It's hard to imagine how any company directors—public or private—allowed the sort of shenanigans that reportedly took place at American Apparel, and put the company at grave risk for lawsuits. It's just plain awful corporate governance, and to see a potential outcome where Mr. Charney is running the company again is baffling.

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Dick Seesel, Principal, Retailing In Focus LLC

I assume anyone who is in a position to is desperately seeking another job. If they aren't they are a.) independently wealthy; b.) people who flourish under intense levels of uncertainty and chaos; or c.) brain-dead and therefore of no real value to American Apparel.

Ah, we return to the topic of the brain-dead in the second question as well.

For those naive enough to believe American Apparel was kind to its workers just because it employed them within the borders of this country, or that Mr. Charney's previous escapades were just grist for the fashion mill—or that American Apparel was anything besides an overpriced gimmick line in the first place—my guess is it won't mean much.

For anyone else ... well, my guess is that they have already moved on, which at least partially explains American Apparel's operating statements.

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Ryan Mathews, Founder, ceo, Black Monk Consulting

The rank-and-file are getting whipsawed by the actions at the top: The hedge funds, Mr. Charney, the board. They've had to deal with already poor financial results and stock price slides (over past five years, from $4-per-share to $0.88-per-share).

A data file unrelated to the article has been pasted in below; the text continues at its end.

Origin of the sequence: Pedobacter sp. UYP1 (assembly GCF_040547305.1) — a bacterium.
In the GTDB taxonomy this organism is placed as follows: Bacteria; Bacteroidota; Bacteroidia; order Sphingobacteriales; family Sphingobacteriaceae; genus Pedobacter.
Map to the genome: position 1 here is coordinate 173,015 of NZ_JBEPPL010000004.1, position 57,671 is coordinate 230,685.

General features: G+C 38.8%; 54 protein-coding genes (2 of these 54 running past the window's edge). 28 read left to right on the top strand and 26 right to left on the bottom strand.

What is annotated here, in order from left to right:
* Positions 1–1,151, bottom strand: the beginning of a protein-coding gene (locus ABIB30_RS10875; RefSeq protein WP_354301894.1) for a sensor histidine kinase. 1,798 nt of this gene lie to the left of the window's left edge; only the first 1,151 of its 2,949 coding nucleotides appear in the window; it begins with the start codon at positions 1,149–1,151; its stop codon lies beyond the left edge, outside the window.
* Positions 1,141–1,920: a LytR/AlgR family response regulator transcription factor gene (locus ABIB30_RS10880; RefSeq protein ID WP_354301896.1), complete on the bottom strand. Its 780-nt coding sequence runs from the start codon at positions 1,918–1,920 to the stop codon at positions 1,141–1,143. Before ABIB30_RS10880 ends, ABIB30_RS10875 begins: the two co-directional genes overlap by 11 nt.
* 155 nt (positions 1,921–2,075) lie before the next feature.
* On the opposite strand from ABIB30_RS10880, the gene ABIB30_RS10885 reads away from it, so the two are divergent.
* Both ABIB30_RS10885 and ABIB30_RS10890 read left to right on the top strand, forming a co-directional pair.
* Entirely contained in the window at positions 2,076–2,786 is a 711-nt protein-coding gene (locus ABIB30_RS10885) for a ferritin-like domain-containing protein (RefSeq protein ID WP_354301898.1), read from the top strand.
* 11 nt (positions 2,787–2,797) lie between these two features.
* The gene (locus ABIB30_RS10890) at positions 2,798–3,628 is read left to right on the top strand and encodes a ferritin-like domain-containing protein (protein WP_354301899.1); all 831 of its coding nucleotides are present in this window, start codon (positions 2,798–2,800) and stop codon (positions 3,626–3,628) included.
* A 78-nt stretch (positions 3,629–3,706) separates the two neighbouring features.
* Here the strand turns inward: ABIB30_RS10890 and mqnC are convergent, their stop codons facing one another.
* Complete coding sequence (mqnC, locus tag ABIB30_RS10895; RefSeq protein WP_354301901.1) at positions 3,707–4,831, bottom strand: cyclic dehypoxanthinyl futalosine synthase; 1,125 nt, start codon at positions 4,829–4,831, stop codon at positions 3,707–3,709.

Assuming consumers are aware of this saga, it would be difficult for them to separate the allegations and the drama from the brand's image.

Hard to find a silver lining in all of this.

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Mohamed Amer, Vice President, Global Integrated Retail Unit, SAP

Despite his perceived shortcomings, Dov Charney is a brilliant man and an overachiever. He has accomplished great success at a young age. Obviously the money behind him is willing to overlook his personal issues. Most consumers are probably oblivious to what is going on.

David Livingston, Principal, DJL Research

It would appear that the board of American Apparel did not seek the advice of corporate council prior to dismissing Charney. Did no one tell them that a $10 million dollar note would be due? Did they not consult with major shareholders? These idiots should be fired for messing around and making emotional decisions (had to be emotional as it would appear that creditors, stockholders and council were not consulted prior to making a decision). Is the board composed of people with no business experience?

Charney, warts and all, would seem to have all the cards at this point in the game. The people of American Apparel are probably more disturbed by the possibility of bad press depressing their business and causing cutbacks. Frankly, I don't think the consuming public cares. If the merchandise is fashionable, well-made and priced right, all will be OK. If not, then look for production to move off shore and the company to change its name to "Politically Correct Apparel."

Ed Dennis, Sales, Dennis Enterprises